That is not how I would characterise my two, they both can understand tech and use it (with son it is expected , he is a software engineer, but daughter is also no slouch (Geographer/Sustainable Development/Urban Planner)).

I think you maybe need to split Gen Z into subsets based upon educational attainments or some other type metric, for my two the one thing I can say is they learn very fast in fields outwith their own (Whilst my son is no accountant he has picked up a reasonable appreciation of the UK tax system whilst working as a contractor in both UK and Germany and is now hopefully gaining some understanding of the US system.)

But this is no change, back in my day graduates often developed knowledge well outside their specific academic field, they had in effect learned how to learn by themselves, this was the key skill university endowed.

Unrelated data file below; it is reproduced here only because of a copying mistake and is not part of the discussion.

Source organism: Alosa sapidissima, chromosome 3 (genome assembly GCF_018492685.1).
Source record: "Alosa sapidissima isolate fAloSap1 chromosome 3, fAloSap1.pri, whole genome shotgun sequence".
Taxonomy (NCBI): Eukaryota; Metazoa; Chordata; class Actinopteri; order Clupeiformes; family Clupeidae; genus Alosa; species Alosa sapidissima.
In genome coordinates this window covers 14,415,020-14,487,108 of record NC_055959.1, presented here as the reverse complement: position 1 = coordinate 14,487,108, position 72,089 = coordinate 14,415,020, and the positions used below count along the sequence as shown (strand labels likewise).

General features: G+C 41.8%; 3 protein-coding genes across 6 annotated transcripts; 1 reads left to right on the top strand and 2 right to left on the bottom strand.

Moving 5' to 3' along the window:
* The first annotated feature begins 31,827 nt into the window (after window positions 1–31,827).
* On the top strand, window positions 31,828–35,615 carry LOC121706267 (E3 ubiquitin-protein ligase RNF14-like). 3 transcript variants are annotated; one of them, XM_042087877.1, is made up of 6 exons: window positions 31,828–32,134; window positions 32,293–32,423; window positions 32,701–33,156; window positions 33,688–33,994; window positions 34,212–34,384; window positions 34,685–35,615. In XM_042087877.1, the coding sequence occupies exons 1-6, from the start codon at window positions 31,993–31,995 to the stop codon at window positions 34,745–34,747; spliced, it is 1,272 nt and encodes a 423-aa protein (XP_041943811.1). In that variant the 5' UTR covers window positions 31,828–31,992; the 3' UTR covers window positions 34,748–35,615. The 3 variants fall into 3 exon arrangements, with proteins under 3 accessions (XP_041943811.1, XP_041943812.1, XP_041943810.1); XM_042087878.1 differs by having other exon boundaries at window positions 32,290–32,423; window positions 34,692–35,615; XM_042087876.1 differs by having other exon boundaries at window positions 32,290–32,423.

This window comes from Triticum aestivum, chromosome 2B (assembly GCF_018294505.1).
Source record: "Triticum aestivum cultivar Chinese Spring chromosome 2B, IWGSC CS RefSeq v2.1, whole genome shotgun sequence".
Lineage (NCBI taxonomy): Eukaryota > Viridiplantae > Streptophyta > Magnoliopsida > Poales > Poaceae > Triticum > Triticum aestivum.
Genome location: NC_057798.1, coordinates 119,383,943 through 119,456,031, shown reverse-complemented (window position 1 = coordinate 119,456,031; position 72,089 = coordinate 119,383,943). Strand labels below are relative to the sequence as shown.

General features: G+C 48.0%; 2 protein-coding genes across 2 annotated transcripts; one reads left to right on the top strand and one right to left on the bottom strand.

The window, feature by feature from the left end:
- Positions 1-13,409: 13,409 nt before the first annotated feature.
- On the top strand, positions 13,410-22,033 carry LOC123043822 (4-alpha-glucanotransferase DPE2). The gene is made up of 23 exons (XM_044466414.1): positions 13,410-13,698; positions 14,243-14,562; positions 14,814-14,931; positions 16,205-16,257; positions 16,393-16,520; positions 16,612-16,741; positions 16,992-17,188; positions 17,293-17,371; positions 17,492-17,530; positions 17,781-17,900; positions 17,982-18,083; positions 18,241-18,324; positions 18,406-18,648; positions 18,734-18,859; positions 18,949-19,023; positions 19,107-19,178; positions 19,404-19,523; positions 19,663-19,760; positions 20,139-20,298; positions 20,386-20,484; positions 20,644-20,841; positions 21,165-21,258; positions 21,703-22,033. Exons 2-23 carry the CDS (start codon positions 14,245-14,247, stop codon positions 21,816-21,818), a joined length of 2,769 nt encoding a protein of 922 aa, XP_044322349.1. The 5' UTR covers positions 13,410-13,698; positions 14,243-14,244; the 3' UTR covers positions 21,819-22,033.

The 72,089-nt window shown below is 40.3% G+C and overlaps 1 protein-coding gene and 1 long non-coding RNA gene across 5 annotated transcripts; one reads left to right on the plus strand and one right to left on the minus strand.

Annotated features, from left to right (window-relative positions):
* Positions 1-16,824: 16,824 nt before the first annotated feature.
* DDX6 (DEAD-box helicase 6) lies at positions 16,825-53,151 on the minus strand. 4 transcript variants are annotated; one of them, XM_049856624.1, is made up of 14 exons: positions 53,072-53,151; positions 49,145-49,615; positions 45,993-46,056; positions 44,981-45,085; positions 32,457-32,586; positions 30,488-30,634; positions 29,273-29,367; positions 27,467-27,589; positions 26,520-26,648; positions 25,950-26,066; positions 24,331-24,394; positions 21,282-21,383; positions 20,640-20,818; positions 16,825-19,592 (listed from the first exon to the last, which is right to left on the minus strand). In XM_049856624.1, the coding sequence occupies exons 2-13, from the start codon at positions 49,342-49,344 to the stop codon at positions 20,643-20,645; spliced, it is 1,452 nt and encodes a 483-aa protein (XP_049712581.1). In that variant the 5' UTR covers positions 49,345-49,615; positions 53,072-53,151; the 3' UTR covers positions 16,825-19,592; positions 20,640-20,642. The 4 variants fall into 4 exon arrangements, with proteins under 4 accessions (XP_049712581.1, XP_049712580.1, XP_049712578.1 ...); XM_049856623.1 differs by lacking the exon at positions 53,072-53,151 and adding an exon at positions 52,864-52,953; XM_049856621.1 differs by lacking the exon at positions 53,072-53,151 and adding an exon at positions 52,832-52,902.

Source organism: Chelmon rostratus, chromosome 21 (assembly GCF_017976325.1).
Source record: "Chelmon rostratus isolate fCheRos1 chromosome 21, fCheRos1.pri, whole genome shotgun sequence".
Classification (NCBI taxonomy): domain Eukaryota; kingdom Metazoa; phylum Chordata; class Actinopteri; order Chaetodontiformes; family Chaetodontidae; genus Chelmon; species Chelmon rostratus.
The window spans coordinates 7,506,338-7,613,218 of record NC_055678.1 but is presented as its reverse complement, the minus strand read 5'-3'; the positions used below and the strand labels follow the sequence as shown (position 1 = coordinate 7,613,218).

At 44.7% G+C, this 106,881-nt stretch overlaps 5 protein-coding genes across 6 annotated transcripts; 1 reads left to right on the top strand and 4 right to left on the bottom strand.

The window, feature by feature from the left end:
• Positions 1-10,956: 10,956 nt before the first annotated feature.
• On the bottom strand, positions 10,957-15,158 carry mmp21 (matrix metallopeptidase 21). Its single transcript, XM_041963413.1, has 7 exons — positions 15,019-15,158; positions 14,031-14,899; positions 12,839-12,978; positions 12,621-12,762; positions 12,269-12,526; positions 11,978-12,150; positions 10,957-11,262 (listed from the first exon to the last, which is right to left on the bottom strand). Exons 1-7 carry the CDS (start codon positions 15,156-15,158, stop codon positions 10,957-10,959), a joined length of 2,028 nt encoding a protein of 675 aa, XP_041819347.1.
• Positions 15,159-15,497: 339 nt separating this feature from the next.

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By Trethi Teg
21st Nov 2022 14:58

Got lots of younger clients. When it comes to their self interest then carbon footprints, responsibilities to other people, ethics etc go out of the window. That is not surprising as the vast majority of society are exactly the same. They talk as if they care but then do the opposite. Hypocrites.

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Replying to Trethi Teg:
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By User deleted
21st Nov 2022 15:37

Same as when loads of people were clapping in for the NHS. I said at the time I wondered how quickly they would go back indoors if you asked them to pay extra NI. And so it came to pass

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Replying to Trethi Teg:
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By Ian McTernan CTA
22nd Nov 2022 11:37

Reminds me of the 'volunteer to pay more tax for a better NHS' test they conducted in Islington (Corbyn's seat).

Place a ball in the container, one says 'yes I am willing to pay more tax to fund the NHS' the other says no.

Then as soon as they place the ball in yes, give them the details on how to pay more.

Not surprisingly, all the virtue signallers decided to disappear rather than make any payment. This is because people are always willing for someone else to pay more for better services, just as long as it doesn't affect them personally.